|This article does not cite any sources. (October 2014) (Learn how and when to remove this template message)|
Duvillaun (Black Island) (Gaelic: Dubhoileán) is the name of a cluster of islands lying south to the Inishkea Islands and Inishglora in the Atlantic Ocean off the coast of North Mayo. The main island is known as Duvillaun More (Big Black Island). The other islands are known as Duvillaun Beg (Little Black Island), Turduvillaun, Shiraghy Islands, Keely, Gaghta Island and Leamareha Island.
The islands lie close to the coast of the Mullet Peninsula but in their geological type, they are composed of quartzite rock like that found on Achill Island and not like that of the Mullet off which it lies, which is composed largely of schists, slate, gneiss and white psammite with a granite deposit at Termon Hill near its southern end. Unlike its neighbouring islands of the Inishkeas and Inishglora, which are largely white sand and machair, blanket bog formed on Duvillaun. There is approx 180 acres (0.73 km2) of grassland on Duvillaun Mor and about 70 acres (280,000 m2) of grassland on Duvillaun Beg.
The islands were inhabited until the end of the 19th century when the inhabitants left to live on the mainland. They are now a bird sanctuary where many coastal birds can nest without human disturbance. Fulmars and kittiwakes nest on the cliffs, peregrine falcons hover, keeping a keen eye out for prey. Storm and Leach's petrels shelter amongst the abandoned buildings. Shags, cormorants, choughs and terns are current inhabitants too.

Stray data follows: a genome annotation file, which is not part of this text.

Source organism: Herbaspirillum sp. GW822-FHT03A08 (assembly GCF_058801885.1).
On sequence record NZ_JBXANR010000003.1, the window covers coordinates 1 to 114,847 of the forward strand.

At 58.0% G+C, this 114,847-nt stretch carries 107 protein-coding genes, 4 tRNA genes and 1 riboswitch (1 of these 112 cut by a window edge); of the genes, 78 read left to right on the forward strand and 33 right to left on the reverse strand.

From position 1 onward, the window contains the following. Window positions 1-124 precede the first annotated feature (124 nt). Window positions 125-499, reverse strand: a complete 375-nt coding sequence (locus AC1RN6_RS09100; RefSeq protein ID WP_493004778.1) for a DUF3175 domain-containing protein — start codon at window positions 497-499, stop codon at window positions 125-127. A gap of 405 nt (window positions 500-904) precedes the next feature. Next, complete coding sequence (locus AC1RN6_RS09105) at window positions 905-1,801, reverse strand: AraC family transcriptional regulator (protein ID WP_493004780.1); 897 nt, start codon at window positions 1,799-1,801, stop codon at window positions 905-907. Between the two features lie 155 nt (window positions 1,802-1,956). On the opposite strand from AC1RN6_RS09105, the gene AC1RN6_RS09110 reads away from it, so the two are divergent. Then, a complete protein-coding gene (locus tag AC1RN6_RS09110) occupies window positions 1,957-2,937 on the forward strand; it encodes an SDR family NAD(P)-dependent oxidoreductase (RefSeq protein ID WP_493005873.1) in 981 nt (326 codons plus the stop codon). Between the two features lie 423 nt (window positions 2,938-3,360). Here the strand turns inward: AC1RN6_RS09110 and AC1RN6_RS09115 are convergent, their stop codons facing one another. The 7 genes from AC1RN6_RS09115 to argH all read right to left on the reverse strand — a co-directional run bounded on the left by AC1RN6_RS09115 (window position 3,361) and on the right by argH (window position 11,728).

Duvillaun Mor, which lies only a kilometer or so off Falmore at the southern tip of the Mullet Peninsula, has monastic remains which most likely date from the Early Christian period - i.e. 6th to 8th century AD, similar to the archaeological remains on Inishkea South and on Inishglora. There is a Gallerus-type oratory similar to that on Inishglora, a tomb with large stone slabs, one of which is inscribed with a depiction of the crucifixion. There are also some beehive huts of a similar type to those on Inishglora. Unlike those on Inishglora, there is no 'saint' or religious house affiliated with the islands. The tomb is known as 'Uaimh na Naoimh' (The Saint's tomb).